Her Way Or The Highway

Holly Williams (granddaughter of Hank Williams) and Ashley Monroe are both female country singers, so tragedy and duplicitous men are never off their radar screens. But the two women approach trouble from different angles. Williams’ songs act like warnings; she presents her stories so that others can heed her tales and actively avoid her fate. Monroe, on the other hand, winks and leers at whatever torments her. She suggests that maybe trouble is just a state of mind.

On Williams’ new album, The Highway, the singer’s problems seem to slowly consume her. The song “Drinkin’” starts with her asking, “Why you drinkin’ like the night’s still young/. . .Why you screaming like I don’t have ears/ . . . Why you cheatin’ on a woman like this?” By the end of the tune, Williams has been driven to drink, filling the role she hated: “Hope I don’t die drinkin’ like the night is young.” She inhabits a world of regret, mistakes, and missed opportunities. Even America’s escape route (the album’s namesake) doesn’t offer solace—on the title track, Williams “should be wearing out the blacktop,” “could be wearing out the highway.” But importantly, she’s not: getting out is a fantasy.


The sound of The Highway has nothing to do with revving engines and the opening road. Williams’ songs usually start slowly, with naked, plaintive vocals, or just a simple melody, like Williams wants to explore her pain alone before letting in the band. An acoustic guitar is the first to join her voice; then maybe a back-up singer or a violin. Slowly and gradually songs scale up to lush, melancholy arrangements. It’s rare to hear guitars rev up or spark—sparks might lead to flames, and Williams isn’t a fiery fighter. She’s stiff upper-lip, toughing things out as best she can with quiet acceptance reflected in a lot of acoustic instrumentation, gentle, circular playing, light percussion.

Most of the problems in Williams’ songs are out of the narrator’s control, inherited from family or passed on by lovers.  In “Gone Away From Me,” Williams sings, “I never liked to see my daddy cry/ I guess I’ll never know how grandpa died,” suggesting a history of burying and avoiding the awkward or uncomfortable. Regret bleeds through in phrases like, “What I’d give/ to go there again,” and in her constant tendency to contemplate the worst: “If I never saw you once again/ If suddenly you met your bitter end.”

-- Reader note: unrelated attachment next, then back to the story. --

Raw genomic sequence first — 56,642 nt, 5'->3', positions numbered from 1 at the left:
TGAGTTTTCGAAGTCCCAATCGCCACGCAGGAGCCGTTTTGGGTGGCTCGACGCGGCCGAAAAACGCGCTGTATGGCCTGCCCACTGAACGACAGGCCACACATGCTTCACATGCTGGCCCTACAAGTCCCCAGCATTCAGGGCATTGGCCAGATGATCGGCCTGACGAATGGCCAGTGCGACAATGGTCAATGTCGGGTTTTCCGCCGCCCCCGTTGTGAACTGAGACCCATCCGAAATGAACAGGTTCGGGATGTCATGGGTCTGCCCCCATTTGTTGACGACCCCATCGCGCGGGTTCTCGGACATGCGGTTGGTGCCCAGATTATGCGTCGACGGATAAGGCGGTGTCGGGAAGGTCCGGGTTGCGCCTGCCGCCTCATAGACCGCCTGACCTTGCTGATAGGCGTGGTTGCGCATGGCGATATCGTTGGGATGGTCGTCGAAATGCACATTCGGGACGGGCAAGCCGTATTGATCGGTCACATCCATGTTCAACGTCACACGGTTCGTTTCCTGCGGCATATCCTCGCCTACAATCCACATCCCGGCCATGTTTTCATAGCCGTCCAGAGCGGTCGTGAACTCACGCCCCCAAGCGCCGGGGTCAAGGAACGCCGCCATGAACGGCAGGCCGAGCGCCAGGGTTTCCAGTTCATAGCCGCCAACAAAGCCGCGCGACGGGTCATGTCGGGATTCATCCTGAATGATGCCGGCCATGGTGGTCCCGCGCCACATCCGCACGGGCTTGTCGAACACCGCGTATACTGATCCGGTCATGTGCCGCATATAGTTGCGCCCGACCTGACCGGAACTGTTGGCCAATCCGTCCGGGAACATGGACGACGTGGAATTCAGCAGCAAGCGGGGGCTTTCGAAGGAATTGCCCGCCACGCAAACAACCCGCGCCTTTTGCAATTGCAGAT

Even when Williams’ characters fight back, against an alcoholic husband, they still end up losing—“17 years, with a wedding ring/ the saddest damn story, you ever seen.” “Everbody says it’ll be ok,” Williams sings on “Happy,” “But I dunno/ when that day will come/ will it come?” It’s a trapped, bleak world.

Ashley Monroe doesn’t make it to the highway either on Like A Rose, her recent album.  But the sadness in her songs does not denote grim acceptance. “Anything worth trying I already tried, anything worth saving has already died,” sings Monroe at one point. But tragedy comes paired with humor and defiance.  There’s a sense that she can at least create her own space, even if it’s within pre-defined borders.

Again and again, Monroe testifies to her ability to weather trouble.  “I did what I did to get by,” she sings at one point, frank and unapologetic. No matter the situation, she comes “out like a rose.” And even when she admits that she is torn up and worn out (“used”), “in the end” she proclaims she’ll “be worth a whole lot more.”

Humor is her best weapon. “Wine Instead Of Roses” is about spicing up failed romance with substances and S&M, “every puff, every shot, you’re looking better.” “Two Weeks Late” contains an extended story about what happens to sinners: Monroe’s alone, her mom says she’s overweight, the rent’s past due, and she may be pregnant.  “When you’re livin’ in sin I guess that’s just what you get,” sings Monroe, which speaks to resignation, but she’s in on the joke here—“what a damn cliché,” she says at one point. She “know[s] the bible says that you’re supposed to wait,” and she didn’t. But she doesn’t sound the least bit mournful about it.


Part of the key to Monroe’s fight is her sound—“Two Weeks Late” is all thwacking swing and bounce, making it clear she’s got pep in her step. “Monroe Suede” contains a classic country bass line, cheerful and elastic; “Weed Instead Of Roses” chugs along on tumbling piano and bludgeoning guitar. Monroe can replicate Williams’ more mournful sound, but she’s just as likely to blast through melancholy with noise and velocity.

There’s one anomalous track on Williams’ The Highway, “Without You,” where she shoots for big anthemic love, the kind of sentimental attachment that Lady Antebellum take to the bank, with a grand piano riff and a full string section.  She’s “not searching anymore,” because she figured out she “couldn’t live a day without you.” Williams can’t live without ‘em , but she can’t live with ‘em either. She’s probably better off getting on that highway. Monroe can stay behind and make the best of a bad situation. And she might even come out the better for it.

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